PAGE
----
Essay On Feminism

Introduction: The word “Feminism” was actually used to indicate support for women’s equal, legal and political rights with men. Feminism is a philosophical doctrine or a political movement. Feminism needs to be understood as essentially concerned with the equality of women and man, and with the attempt to attain equal, legal and political rights for women.

Although largely originating in the West, feminism is manifested worldwide and is represented by various institutions committed to activity on behalf of women’s rights and interests. The term “feminism’ is derived from ‘feminismi’ a French word, which was coined by a utopian socialist named Fourier.

Women were prevented from conducting business without a male representative, be it father, brother, husband, legal agent, or even son. Married women could not exercise control over their own children without the permission of their husbands. Moreover, women had little or no access to education and were barred from most professions. In some parts of the world, such restrictions on women continue today.

History of Feminism: Throughout most of Western history, women were confined to the domestic sphere, while public life was reserved for men. In medieval Europe, women were denied the right to own property, to study, or to participate in public life.

Charles Fourier, a utopian socialist and French philosopher, is credited with having coined the word “feminism” in 1837. The words “feminism” (“feminism”) and “feminist” (“feminist”) first appeared in France and the Netherlands in 1872, Great Britain in the 1890s, and the United States in 1910. The Oxford English Dictionary lists 1852 as the year of the first appearance of “feminist” and 1895 for “feminism”.

At the end of the 19th century in France, they were still compelled to cover their heads in public, and, in parts of Germany, a husband still had the right to sell his wife. Even as late as the early 20th century, women could neither vote nor hold elective office in Europe and in most of the United States; where several territories and states granted women’s suffrage long before the federal government did so.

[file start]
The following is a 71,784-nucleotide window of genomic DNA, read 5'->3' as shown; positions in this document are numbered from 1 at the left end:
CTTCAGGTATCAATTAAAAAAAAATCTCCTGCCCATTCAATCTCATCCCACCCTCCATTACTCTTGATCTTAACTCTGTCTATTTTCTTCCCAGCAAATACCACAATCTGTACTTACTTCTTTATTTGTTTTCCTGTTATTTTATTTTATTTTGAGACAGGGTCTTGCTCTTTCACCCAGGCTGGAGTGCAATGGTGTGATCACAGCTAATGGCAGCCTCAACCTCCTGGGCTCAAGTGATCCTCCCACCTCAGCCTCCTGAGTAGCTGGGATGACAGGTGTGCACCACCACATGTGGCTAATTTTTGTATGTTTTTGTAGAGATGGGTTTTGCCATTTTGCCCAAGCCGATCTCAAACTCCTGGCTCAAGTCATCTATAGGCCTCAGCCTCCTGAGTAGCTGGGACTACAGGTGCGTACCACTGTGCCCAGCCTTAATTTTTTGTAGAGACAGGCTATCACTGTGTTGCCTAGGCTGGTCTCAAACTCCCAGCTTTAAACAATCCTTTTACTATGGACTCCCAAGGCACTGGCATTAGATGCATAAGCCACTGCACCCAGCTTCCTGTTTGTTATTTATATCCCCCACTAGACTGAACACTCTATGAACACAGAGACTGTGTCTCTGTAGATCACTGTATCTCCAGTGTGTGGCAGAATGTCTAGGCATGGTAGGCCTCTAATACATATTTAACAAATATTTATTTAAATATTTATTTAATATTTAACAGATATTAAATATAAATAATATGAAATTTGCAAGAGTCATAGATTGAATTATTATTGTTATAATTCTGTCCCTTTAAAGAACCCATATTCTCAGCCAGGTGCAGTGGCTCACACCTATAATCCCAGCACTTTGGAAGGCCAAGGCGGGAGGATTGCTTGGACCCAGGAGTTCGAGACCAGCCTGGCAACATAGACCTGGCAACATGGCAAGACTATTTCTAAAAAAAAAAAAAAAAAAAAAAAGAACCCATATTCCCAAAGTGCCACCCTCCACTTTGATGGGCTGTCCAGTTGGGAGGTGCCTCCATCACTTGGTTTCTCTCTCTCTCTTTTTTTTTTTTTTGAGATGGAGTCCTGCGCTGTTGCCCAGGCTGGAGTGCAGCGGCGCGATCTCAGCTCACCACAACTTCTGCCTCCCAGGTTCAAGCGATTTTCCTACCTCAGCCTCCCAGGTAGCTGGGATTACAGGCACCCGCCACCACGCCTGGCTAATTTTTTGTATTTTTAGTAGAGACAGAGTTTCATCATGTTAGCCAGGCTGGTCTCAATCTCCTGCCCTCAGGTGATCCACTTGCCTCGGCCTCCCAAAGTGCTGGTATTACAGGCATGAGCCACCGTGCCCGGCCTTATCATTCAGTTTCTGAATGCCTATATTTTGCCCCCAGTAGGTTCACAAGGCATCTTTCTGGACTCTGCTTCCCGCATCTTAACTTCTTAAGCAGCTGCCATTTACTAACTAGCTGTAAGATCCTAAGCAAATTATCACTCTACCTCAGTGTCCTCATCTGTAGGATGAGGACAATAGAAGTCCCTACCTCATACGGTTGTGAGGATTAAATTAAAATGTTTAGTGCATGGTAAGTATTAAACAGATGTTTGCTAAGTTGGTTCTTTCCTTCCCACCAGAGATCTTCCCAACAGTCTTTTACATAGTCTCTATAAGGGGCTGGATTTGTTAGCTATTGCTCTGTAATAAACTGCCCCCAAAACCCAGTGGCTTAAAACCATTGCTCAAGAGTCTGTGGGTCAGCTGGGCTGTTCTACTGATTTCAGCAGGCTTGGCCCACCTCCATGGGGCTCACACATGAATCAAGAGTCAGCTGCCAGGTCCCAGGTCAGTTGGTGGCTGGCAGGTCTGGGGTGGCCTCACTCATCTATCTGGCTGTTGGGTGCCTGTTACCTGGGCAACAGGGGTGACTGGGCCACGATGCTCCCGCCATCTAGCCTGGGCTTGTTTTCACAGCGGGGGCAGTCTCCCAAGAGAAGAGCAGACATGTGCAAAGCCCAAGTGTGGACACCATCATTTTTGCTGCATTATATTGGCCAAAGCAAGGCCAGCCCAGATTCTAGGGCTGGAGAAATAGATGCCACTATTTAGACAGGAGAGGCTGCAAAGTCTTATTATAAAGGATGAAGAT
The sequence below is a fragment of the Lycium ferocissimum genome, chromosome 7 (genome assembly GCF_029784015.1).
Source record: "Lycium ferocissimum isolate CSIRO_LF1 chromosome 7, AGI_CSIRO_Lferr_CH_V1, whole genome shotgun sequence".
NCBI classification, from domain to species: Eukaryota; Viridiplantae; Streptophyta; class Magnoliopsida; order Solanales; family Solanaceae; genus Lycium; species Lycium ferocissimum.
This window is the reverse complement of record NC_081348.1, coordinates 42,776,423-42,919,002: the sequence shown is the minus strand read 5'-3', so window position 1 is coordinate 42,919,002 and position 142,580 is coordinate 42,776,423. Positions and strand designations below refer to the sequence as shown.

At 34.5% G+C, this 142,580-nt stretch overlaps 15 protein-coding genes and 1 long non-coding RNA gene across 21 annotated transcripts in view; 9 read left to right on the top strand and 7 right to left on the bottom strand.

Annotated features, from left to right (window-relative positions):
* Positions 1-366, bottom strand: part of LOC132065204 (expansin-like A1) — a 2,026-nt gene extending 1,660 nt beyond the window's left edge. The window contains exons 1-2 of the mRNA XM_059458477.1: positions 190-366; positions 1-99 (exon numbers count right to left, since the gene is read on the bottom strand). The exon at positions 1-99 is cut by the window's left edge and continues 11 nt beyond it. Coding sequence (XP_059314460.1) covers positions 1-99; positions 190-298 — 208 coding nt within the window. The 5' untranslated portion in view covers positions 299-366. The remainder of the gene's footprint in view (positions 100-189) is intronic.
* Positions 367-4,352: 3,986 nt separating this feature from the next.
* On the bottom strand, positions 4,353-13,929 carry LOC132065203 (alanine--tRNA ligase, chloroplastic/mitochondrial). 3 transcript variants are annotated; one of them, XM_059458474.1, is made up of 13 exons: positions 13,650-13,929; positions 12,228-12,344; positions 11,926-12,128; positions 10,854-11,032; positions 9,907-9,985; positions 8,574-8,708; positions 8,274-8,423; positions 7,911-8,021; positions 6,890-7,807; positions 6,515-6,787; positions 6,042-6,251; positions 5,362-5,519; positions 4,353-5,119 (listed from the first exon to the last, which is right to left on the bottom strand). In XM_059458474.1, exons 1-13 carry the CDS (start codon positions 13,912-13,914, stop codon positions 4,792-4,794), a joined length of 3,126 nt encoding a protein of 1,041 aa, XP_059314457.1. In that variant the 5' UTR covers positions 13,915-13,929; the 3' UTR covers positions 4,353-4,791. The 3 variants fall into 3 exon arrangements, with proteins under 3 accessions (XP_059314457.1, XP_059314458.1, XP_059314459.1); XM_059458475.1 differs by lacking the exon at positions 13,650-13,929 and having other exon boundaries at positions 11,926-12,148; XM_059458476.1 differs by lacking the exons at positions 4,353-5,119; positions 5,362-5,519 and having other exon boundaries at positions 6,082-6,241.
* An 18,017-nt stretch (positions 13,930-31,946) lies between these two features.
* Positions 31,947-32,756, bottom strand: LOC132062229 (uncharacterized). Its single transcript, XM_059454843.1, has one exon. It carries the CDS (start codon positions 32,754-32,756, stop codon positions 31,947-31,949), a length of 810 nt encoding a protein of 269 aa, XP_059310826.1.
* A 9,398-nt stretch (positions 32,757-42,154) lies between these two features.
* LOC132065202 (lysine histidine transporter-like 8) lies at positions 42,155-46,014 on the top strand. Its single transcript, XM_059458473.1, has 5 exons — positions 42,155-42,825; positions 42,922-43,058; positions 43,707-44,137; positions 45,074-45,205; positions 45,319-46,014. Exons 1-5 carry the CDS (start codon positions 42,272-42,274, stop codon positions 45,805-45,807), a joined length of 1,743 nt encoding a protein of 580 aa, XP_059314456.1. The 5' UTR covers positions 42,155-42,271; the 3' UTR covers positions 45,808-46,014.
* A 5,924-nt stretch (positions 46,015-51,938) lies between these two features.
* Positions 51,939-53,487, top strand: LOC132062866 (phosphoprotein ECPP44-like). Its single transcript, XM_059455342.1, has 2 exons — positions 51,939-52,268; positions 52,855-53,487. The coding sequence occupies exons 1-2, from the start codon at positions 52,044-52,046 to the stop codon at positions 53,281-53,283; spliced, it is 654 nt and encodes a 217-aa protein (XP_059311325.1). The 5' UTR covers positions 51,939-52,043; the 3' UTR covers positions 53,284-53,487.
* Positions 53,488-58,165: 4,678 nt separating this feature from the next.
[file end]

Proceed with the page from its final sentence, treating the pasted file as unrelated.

Aims of Feminism: Feminism was introduced in the US in 1895 as a rallying cry for women and a term of derision against them ever since. Feminism, in fact, resins too necessary to die of embarrassment, even if many have been scared away from the term. Feminism aims at individual freedom by mobilizing sex solidarity. It always aims at acknowledging diversity among women while stressing that women recognize their unity. It needs a gender consciousness for its basis, elimination prescribed gender, yet calls for elimination prescribed gender roles. It refers to any theory which sees the relationship between the sexes as one of inequality subordination, or oppression and which aims at identifying and making the remedy of the sources of that oppression.

Reactions of Feminism: Different groups of people have responded to feminism, and both men and women have been among its supporters and critics. Among American university students, for both men and women, support for feminist ideas is more common than self-identification as a feminist. The US media tends to portray feminism negatively and feminists “are less often associated with day-to-day work/leisure activities of regular women.” However, as recent research has demonstrated, as people are exposed to self-identified feminists and to discussions relating to various forms of feminism, their own self-identification with feminism increases.

Some humanists argue however that the goals of feminists and humanists largely overlap, and the distinction is only in motivation. Humanism plays a significant role in proto-feminism during the renaissance period in such that humanists made educated women a popular figure despite the challenge to the male patriarchal organization of society.

Woman’s Capability of Feminism: Woman is, as a nation being, capable of benefitting from education and of performing the duties of a citizen. Wollstonecraft’s feminism does not extend to the claim that men and women should be equal in terms of political participation, and defends a differential conception of citizenship according to which women may person properly her duties as citizens from within their home.